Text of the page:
Fruits and vegetables are important in the Mediterranean diet as they provide vitamins, minerals, and phytonutrients (plant-based nutrients). Fruits and vegetables are also low in calories and rich in dietary fiber. Include a variety of colors (dark green, orange, yellow, red, purple) everyday to get the widest array of nutrients.
There is strong scientific evidence that a diet rich in fruits and vegetables is associated with a lower risk of cardiovascular disease. The largest and longest study to date was conducted by the Harvard School of Public Health where the health and dietary habits of nearly 110,000 men and women were followed for 14 years. When these findings were combined with other U.S. and Europe studies, they found individuals who consumed more than five servings of fruits and vegetables per day had a 20 percent lower risk of cardiovascular disease when compared to individuals who consumed less than three servings per day.
A serving of fruit is 1/2 cup. A serving of vegetables is 1/2 cup, except raw leafy greens, which is 1 cup. Based on these studies, it is recommended to consume at least five servings of fruits and vegetables. The higher your calorie intake is, the more fruits and vegetables you can consume. My calorie intake is roughly 2,100 calories, and I eat ten servings of fruits and vegetables.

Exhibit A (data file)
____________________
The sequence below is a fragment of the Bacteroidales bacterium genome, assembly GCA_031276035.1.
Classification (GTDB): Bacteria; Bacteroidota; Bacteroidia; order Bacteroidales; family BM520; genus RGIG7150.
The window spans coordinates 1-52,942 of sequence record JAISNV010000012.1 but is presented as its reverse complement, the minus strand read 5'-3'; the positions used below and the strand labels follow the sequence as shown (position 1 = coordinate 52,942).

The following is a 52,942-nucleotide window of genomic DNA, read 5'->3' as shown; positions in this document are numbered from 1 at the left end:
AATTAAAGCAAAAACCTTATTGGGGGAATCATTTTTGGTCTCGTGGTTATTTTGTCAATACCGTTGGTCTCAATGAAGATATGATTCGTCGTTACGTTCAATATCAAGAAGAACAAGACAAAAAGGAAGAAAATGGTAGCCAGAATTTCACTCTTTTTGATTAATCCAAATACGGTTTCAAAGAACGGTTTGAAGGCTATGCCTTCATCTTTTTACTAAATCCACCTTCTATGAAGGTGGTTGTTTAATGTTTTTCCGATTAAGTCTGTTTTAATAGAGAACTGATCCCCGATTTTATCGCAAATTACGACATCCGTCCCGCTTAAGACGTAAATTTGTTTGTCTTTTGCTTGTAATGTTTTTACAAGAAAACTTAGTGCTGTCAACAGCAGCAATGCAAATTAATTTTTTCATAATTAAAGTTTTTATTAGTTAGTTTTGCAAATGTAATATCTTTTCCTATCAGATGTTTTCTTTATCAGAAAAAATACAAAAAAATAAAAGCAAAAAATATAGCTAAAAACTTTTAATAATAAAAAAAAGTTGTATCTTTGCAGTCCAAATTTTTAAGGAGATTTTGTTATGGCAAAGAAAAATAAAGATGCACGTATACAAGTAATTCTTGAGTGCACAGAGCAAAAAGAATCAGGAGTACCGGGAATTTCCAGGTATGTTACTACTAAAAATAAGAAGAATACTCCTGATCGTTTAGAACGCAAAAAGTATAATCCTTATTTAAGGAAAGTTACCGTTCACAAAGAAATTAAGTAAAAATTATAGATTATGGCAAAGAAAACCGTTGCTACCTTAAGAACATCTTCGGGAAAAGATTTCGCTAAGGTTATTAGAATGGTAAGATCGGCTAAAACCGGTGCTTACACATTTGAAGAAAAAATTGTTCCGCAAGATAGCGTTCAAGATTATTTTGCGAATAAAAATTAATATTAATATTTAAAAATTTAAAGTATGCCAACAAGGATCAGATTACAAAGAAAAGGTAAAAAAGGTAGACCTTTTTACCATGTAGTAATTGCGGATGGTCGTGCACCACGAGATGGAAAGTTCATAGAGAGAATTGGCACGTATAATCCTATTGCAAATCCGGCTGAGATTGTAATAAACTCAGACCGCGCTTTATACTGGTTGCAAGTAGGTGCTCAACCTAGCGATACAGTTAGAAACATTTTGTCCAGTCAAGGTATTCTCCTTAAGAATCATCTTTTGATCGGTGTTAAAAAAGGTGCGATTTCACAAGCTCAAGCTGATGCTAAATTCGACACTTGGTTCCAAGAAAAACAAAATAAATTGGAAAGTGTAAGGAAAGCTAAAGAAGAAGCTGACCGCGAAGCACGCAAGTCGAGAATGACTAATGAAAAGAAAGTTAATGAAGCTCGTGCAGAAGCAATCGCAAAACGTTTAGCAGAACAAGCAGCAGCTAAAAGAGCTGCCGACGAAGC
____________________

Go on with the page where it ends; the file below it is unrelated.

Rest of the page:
To eat more fruit, try fresh fruit for dessert and as a topping on your morning cereal, oatmeal, or porridge. Try fruits salads and snack on apples or bananas. Also mix fresh fruit into salads. To eat more vegetables, try oven-roasted vegetable medleys, stir fries, soups, stews, and salads, Build meals around beans, an important vegetable. Also explore the produce aisle at the store and try something new, because variety is as important as quantity.
Written in response to the prompt: Home Turf.